Saturday, March 25, 1989

With 3 pesetas in my pocket ...

Woke at 10.30 a.m. and showered before packing our things to check out of the room. They wouldn't accept Vivienne's check, so we had to go out and find a bank. None were open (again with the Easter weekend, in hindsight probably not the best weekend to visit a very Catholic city), so we had to go to an automatic teller and use my Access card to get the money we needed.

We went back to Pension Pintor, paid our bill, and then left our luggage there so that we could take in a bit of last-minute sightseeing. Again, we walked through Gotica and Ramblas, eating sandwiches at a little shop near our room (the only way to eat on a vacation to Spain!) (Pictured is one of the buildings located in he Gothic Quarter.) Next we took the Metro to the Arc de Triomphe, and it was an absolutely clear day. I took a few more photos and relaxed in the park before we returned to our room, picked up our luggage, and returned again to the Arc de Triomphe, this time to wait for the bus.

At 3.30 p.m., our bus left for the return journey to Madrid. Along the way, we were treated to listening to the American Top 40 countdown on the radio while getting another look at exactly the same beautiful scenery we saw when we first came to Barcelona.

Unfortunately, we had Mario Andretti as our bus driver, who insisted upon driving excessively fast along some very narrow and winding roads that would be tricky for a regular car, let alone a large motorcoach. We weren't the only ones who thought he was going a bit too fast. Eventually, he was pulled over by the police and ticketed for speeding, which was actually quite humorous to me. Of course, it did little to deter him, and it wasn't long before he was speeding along the Spanish countryside once more. (Pictured is some of that Spanish countryside, zipping along.)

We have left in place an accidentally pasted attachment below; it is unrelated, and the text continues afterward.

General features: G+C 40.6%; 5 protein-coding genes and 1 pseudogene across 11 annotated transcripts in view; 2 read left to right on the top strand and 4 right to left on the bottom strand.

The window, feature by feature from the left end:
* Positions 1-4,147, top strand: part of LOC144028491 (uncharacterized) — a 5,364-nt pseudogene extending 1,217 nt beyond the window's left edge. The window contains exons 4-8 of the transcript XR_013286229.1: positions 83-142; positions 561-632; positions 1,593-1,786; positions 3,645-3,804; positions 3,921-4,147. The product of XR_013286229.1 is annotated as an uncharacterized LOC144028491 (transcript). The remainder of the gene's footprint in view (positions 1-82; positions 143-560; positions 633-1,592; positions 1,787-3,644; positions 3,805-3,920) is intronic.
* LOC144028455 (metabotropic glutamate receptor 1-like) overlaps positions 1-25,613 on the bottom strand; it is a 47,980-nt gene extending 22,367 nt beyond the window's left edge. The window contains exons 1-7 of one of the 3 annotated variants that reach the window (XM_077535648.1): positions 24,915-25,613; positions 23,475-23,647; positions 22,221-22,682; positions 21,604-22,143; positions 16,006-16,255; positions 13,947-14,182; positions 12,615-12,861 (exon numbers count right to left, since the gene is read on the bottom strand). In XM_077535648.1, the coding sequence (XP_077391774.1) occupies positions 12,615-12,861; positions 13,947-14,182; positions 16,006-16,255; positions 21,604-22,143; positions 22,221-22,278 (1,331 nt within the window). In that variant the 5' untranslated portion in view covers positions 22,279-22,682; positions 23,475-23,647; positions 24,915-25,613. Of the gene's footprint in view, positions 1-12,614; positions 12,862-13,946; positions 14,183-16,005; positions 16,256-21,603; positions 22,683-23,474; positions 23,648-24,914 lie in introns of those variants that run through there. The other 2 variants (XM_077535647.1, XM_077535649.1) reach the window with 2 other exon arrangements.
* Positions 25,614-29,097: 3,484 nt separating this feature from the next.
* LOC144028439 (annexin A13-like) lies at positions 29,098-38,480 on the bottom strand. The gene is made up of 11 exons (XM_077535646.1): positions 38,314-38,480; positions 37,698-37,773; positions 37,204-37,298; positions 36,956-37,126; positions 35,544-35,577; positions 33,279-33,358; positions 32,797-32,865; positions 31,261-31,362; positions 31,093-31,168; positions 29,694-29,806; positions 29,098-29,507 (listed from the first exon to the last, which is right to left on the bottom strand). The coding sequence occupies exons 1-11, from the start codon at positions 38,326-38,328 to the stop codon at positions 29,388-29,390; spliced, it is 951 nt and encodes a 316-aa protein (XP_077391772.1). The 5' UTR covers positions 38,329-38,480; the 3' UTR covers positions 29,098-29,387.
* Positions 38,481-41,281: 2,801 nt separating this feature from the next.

Well, after passing through the cities of Zaragoza and Guadalajara, as well as making two pit stops - one where I bought a Barcelona '92 Olympics key chain and a can of beer (since it was 60 pesetas cheaper than buying a Coke), we finally arrived at Madrid's bus station, poor and tired, at midnight.

Further revelations occurred at this late hour:
  1. Being Easter Sunday now, the Metro was closed.
  2. This meant we would have to take a taxi back to the Residencia.
  3. The clocks here were moved ahead an hour, making it even later than midnight.
  4. We had very little cash on hand.
Well, we dished out all of our money to the taxi driver (including 100 pesetas extra for night service.) So with a secure 3 pesetas in my pocket, we carried our luggage from the taxi back into the Residencia. We said our hellos to everyone who was present, and even The Old Man gave us some food - a delicious hot ham sandwich.

After unpacking and a game of checkers, Viv and I hit the hay for some sleep. After all, it was 3 a.m.

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